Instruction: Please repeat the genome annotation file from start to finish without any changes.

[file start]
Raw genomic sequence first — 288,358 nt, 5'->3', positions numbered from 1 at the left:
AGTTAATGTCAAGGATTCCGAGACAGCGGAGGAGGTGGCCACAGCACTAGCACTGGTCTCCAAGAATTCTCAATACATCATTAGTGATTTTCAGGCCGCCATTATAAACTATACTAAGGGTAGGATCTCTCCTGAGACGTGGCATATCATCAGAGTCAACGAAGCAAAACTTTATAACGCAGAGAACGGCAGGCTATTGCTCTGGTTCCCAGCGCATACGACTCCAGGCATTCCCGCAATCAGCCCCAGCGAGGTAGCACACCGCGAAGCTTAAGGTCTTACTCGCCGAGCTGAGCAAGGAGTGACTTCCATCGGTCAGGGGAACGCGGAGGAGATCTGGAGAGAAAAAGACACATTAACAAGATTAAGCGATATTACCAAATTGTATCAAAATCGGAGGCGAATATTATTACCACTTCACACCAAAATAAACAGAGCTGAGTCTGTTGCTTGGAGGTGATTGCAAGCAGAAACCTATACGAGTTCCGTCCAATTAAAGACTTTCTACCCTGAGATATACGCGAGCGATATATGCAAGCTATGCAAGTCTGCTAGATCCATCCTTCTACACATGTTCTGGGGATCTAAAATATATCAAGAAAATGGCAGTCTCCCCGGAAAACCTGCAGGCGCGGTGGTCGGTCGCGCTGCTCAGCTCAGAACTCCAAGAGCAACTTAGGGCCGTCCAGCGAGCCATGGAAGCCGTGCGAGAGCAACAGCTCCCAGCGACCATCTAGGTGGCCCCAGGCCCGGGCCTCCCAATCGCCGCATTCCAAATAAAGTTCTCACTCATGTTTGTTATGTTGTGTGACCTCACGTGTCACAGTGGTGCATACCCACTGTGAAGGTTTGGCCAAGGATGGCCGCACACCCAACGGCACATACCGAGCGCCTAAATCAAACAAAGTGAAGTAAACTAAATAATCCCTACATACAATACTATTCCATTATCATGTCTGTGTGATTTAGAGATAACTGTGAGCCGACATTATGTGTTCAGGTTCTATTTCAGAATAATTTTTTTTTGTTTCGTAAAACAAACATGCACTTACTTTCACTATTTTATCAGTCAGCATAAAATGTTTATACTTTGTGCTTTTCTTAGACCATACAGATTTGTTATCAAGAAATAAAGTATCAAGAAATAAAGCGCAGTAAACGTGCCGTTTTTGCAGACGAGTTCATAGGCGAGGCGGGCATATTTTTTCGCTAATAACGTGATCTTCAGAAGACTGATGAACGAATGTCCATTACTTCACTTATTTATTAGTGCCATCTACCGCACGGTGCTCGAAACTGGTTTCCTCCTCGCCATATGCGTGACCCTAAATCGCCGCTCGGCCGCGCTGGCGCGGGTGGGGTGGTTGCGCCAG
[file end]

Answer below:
Raw genomic sequence first — 288,358 nt, 5'->3', positions numbered from 1 at the left:
AGTTAATGTCAAGGATTCCGAGACAGCGGAGGAGGTGGCCACAGCACTAGCACTGGTCTCCAAGAATTCTCAATACATCATTAGTGATTTTCAGGCCGCCATTATAAACTATACTAAGGGTAGGATCTCTCCTGAGACGTGGCATATCATCAGAGTCAACGAAGCAAAACTTTATAACGCAGAGAACGGCAGGCTATTGCTCTGGTTCCCAGCGCATACGACTCCAGGCATTCCCGCAATCAGCCCCAGCGAGGTAGCACACCGCGAAGCTTAAGGTCTTACTCGCCGAGCTGAGCAAGGAGTGACTTCCATCGGTCAGGGGAACGCGGAGGAGATCTGGAGAGAAAAAGACACATTAACAAGATTAAGCGATATTACCAAATTGTATCAAAATCGGAGGCGAATATTATTACCACTTCACACCAAAATAAACAGAGCTGAGTCTGTTGCTTGGAGGTGATTGCAAGCAGAAACCTATACGAGTTCCGTCCAATTAAAGACTTTCTACCCTGAGATATACGCGAGCGATATATGCAAGCTATGCAAGTCTGCTAGATCCATCCTTCTACACATGTTCTGGGGATCTAAAATATATCAAGAAAATGGCAGTCTCCCCGGAAAACCTGCAGGCGCGGTGGTCGGTCGCGCTGCTCAGCTCAGAACTCCAAGAGCAACTTAGGGCCGTCCAGCGAGCCATGGAAGCCGTGCGAGAGCAACAGCTCCCAGCGACCATCTAGGTGGCCCCAGGCCCGGGCCTCCCAATCGCCGCATTCCAAATAAAGTTCTCACTCATGTTTGTTATGTTGTGTGACCTCACGTGTCACAGTGGTGCATACCCACTGTGAAGGTTTGGCCAAGGATGGCCGCACACCCAACGGCACATACCGAGCGCCTAAATCAAACAAAGTGAAGTAAACTAAATAATCCCTACATACAATACTATTCCATTATCATGTCTGTGTGATTTAGAGATAACTGTGAGCCGACATTATGTGTTCAGGTTCTATTTCAGAATAATTTTTTTTTGTTTCGTAAAACAAACATGCACTTACTTTCACTATTTTATCAGTCAGCATAAAATGTTTATACTTTGTGCTTTTCTTAGACCATACAGATTTGTTATCAAGAAATAAAGTATCAAGAAATAAAGCGCAGTAAACGTGCCGTTTTTGCAGACGAGTTCATAGGCGAGGCGGGCATATTTTTTCGCTAATAACGTGATCTTCAGAAGACTGATGAACGAATGTCCATTACTTCACTTATTTATTAGTGCCATCTACCGCACGGTGCTCGAAACTGGTTTCCTCCTCGCCATATGCGTGACCCTAAATCGCCGCTCGGCCGCGCTGGCGCGGGTGGGGTGGTTGCGCCAG